The results are in for Austin’s San Miguel Middle School students concerning who they’d like to see elected president in November – Obama’s going all the way.

In a mock election last Thursday at the San Miguel, 819 N. Leamington Ave., 67 of 76 students from fifth to eighth grade voted for Obama to win the election.

But more than just wanting him to be elected, 60 said they now expect their man to win the real thing, too.

“He’s made it this far,” said Wesley Brown, an eighth-grader. “Now I think he’s going to win it all.”

Following the vote, students said they think white voters have proved willing to vote for either a black man or a woman for president.

“It would be fantastic because it means the world is changing, and they’re not being as racist as they used to be,” said eighth-grader Monique Bolden.

Students, however, were split on whether race was a factor in their picks.

Of the 67 students who voted for Obama, 23 stated that it was because he’s black, which was the most common answer. Twenty mentioned an aspect of his personality, such as his trustworthiness or his intelligence.

“I don’t care what color he is,” said eighth-grader Mikayla Risper. “His leading ability is all that matters.”

But the kids also expressed deep concerns about Obama’s safety should he win the presidency.

“I don’t want it to be like Martin Luther King Jr. all over again,” said student Jamal Davis. “I don’t want to say, ‘There goes another one of our best.'”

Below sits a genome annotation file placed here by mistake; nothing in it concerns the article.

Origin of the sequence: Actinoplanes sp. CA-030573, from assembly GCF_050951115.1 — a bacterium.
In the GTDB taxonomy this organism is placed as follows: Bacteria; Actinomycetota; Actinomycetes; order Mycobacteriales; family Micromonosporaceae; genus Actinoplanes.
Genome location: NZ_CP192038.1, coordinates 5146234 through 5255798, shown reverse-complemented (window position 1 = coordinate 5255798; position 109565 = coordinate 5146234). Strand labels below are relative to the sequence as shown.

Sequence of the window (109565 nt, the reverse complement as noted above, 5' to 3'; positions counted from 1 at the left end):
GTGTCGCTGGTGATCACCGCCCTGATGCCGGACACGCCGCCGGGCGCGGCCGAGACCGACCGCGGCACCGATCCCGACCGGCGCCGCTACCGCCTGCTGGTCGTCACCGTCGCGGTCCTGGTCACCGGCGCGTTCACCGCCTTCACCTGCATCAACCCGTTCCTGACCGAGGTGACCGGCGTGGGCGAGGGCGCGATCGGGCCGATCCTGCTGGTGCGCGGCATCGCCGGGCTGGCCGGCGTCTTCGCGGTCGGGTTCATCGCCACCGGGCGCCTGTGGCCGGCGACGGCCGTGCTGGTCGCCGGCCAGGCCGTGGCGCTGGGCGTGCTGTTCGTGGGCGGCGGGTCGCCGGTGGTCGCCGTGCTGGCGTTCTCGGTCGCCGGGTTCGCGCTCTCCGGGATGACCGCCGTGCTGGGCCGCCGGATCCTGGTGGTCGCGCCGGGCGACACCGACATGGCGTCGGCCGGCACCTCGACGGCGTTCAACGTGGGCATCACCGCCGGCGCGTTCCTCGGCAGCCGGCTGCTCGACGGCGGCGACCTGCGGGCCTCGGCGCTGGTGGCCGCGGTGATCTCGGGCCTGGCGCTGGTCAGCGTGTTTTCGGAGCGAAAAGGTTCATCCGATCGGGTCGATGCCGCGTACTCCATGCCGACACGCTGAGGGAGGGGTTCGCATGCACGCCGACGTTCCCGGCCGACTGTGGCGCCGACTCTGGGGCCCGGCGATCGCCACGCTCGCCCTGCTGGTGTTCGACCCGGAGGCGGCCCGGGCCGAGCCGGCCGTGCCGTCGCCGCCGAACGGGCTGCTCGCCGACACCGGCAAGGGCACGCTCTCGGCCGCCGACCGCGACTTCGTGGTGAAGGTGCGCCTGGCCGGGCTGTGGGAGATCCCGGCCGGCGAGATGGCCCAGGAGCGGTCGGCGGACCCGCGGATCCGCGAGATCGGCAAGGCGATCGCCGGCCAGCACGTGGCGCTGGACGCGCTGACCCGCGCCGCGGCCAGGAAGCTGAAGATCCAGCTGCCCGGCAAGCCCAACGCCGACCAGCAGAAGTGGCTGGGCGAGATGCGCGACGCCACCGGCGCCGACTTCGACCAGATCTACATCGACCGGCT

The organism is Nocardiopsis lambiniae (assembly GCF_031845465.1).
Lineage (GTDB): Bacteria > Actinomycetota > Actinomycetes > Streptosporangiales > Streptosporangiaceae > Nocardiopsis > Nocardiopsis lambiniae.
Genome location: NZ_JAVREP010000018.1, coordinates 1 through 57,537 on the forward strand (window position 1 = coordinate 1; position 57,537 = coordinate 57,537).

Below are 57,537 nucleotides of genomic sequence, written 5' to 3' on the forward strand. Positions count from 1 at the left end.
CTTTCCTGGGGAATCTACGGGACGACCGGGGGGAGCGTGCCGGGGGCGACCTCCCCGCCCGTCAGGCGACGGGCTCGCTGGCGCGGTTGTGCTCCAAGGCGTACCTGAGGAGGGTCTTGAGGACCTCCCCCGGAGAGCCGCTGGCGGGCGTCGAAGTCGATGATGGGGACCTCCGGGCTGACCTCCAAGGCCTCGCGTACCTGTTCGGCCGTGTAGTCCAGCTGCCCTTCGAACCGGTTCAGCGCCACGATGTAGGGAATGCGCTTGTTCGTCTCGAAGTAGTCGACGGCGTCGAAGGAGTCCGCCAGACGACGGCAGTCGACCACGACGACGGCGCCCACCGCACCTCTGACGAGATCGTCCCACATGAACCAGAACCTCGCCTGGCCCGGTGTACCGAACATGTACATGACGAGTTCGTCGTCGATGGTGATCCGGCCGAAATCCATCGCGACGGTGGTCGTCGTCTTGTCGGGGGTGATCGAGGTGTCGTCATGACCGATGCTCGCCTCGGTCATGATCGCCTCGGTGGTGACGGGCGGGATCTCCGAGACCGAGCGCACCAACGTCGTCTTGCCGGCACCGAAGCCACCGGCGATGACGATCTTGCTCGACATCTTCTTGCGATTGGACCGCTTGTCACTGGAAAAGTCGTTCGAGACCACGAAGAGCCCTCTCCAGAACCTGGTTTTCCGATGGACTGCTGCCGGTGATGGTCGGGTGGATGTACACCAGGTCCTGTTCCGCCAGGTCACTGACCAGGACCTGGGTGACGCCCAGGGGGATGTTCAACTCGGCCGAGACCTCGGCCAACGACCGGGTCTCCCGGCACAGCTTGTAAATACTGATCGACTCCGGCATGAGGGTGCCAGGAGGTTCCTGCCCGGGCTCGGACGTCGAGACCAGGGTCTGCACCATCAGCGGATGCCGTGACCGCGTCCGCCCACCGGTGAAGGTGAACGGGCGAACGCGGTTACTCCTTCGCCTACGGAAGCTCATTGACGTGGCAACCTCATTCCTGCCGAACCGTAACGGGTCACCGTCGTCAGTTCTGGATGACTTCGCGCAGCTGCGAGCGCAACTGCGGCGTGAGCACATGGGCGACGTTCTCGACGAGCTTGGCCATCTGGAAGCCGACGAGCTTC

Still, with a vague recollection of the last two presidential elections, many students are skeptical of the voting system concerning Obama’s chances.

“There are a lot of sneaky people out there,” said eighth-grader Jakendra Seals. “I think they’re going to take people’s votes and cheat them out of them because they don’t want a black person to win. So some people won’t vote for Barack because they think their votes won’t count.”

Brown added, “I’ve noticed you can’t really vote for people based on what they say. You have to vote based on your hopes for that person.”

Nevertheless, eighth-grader Mika Morgan thinks voter’s are changing their view about blacks.

“Maybe they’ll see something positive now instead of always seeing negative things about black people,” she said.